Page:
A World Gone Mad
- Charity worker Majid Freeman, who spoke at murdered hostage Alan Henning's memorial service, has posted messages on Facebook apparently justifying ISIS.
(London Telegraph) - A speaker at the memorial service for Alan Henning, the British hostage murdered by Islamic State of Iraq and the Levant, has posted on social media apparently justifying Isil, promoting al-Qaeda and expressing sympathy for Syrian jihadist “martyrs”.
Majid Freeman, a charity worker from Leicester, was with Mr Henning when he was abducted in Syria last year. He has been quoted in the media as a friend of the aid volunteer and has criticised the Government for “abandoning” him.
On Oct 13, Mr Freeman addressed mourners including Mr Henning’s widow and children at the memorial service in Manchester, describing him as a “beautiful, genuine human being” who “went to Syria to help” at a time when the whole international community “were paying mere lip service”.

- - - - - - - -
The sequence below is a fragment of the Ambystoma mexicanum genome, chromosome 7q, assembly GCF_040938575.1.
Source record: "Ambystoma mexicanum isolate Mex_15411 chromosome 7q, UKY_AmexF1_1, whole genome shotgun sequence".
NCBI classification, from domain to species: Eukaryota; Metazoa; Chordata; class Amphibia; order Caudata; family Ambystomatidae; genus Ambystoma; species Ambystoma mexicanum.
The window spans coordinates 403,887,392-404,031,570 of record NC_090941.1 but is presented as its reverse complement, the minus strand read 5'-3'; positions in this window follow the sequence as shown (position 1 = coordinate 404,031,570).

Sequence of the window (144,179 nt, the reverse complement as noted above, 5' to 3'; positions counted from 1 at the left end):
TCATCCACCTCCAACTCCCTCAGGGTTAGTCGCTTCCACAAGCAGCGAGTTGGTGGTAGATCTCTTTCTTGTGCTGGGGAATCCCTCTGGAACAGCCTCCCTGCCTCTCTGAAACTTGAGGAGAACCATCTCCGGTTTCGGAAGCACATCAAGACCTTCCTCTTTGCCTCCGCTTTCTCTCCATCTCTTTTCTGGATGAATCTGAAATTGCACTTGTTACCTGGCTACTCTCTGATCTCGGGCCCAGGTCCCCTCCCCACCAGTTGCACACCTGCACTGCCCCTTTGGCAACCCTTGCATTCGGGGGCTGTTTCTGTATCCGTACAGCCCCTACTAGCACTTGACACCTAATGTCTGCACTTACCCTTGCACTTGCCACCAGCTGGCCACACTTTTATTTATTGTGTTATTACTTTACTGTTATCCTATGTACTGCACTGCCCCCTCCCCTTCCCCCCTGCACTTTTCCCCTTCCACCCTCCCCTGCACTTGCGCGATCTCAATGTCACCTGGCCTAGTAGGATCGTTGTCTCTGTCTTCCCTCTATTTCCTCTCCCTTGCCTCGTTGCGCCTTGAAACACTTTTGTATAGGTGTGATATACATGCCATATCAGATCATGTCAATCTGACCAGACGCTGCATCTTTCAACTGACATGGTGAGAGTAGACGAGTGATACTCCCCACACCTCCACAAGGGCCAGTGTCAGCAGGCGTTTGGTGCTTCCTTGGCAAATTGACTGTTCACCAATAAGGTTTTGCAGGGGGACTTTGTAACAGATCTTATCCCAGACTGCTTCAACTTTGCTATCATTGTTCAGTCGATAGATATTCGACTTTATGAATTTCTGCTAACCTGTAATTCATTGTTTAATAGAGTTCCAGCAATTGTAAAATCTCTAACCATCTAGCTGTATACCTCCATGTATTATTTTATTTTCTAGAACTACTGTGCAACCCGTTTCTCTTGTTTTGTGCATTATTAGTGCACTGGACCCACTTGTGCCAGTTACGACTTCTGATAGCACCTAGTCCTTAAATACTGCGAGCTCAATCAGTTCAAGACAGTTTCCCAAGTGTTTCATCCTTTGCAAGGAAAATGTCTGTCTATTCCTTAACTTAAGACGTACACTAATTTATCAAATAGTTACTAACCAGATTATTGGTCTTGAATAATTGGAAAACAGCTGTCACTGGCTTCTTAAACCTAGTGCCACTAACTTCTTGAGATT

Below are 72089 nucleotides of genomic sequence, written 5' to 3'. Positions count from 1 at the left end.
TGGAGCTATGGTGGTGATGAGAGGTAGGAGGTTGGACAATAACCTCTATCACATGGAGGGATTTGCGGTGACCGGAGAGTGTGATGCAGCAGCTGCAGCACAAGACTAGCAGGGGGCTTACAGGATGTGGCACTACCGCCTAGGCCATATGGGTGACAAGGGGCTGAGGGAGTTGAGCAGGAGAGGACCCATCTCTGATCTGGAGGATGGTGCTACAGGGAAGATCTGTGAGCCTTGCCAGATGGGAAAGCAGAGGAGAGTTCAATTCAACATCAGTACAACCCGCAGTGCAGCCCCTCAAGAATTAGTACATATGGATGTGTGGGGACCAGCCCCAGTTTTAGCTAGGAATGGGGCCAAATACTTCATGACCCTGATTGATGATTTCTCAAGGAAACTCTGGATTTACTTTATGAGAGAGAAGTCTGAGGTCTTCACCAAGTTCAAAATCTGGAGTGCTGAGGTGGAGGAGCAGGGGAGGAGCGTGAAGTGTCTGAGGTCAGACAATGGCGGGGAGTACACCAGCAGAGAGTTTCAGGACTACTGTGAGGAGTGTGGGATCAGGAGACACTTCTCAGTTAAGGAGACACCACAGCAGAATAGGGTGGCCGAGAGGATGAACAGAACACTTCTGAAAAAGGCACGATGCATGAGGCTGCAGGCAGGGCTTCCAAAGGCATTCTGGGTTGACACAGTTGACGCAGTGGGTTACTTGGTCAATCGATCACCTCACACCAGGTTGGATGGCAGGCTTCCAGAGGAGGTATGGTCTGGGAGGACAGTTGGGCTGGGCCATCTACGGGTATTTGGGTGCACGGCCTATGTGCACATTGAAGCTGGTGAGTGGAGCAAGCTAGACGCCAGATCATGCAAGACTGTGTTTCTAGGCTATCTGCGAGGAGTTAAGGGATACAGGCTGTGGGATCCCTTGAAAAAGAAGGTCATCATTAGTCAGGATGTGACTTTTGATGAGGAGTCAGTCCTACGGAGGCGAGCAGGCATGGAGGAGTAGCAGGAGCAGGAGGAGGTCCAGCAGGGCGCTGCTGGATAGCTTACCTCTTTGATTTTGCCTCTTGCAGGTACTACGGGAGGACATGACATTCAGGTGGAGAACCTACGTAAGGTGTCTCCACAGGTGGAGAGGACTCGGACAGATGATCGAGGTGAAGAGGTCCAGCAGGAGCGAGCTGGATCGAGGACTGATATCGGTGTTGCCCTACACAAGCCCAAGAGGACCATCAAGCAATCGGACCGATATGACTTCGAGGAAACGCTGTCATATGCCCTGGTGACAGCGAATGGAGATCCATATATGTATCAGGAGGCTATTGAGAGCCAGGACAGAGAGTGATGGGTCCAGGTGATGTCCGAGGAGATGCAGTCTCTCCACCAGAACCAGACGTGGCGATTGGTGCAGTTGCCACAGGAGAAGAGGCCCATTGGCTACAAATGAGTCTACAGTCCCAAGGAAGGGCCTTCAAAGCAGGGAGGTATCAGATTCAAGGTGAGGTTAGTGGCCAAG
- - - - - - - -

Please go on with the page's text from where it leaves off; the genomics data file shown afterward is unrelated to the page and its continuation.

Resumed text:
However, two weeks later, on his Facebook page, Mr Freeman asked for “dua”, or prayers, for the brothers of a British Isil terrorist, Ifthekar Jaman, who have been charged in connection with an alleged Syrian terrorist plot.
On Oct 19, he posted a link on his Facebook page to a YouTube video by Ghassan Ibn Kamal, which presents Isil as a reasonable response to Western foreign policy. Mr Freeman wrote: “This brother hit the nail on the head.”
Mr Freeman has also posted links to an Isil propaganda video made under duress by another of the group’s hostages, John Cantlie.
He has also tweeted: “Britain join war of terror. Drop bombs in populated areas. Innocent civilians lose loved ones = join Isis to get revenge.”
On Oct 22, the day a terrorist gunman killed a soldier in Canada and invaded the country’s parliament, Mr Freeman stated on Twitter: “You can’t go around randomly punching people in the face without expecting a reaction. Same applies to bombing other countries.”
Mr Freeman posted on Facebook and Instagram describing Jaffer Deghayes, an al-Qaeda jihadist from Brighton who died in Syria, as a “shaheed” or martyr who had died “defending the oppressed”. Deghayes, 17, the nephew of a former Guantánamo detainee, was fighting for Jabhat al-Nusra, the al-Qaeda affiliate in Syria.Read More . . . .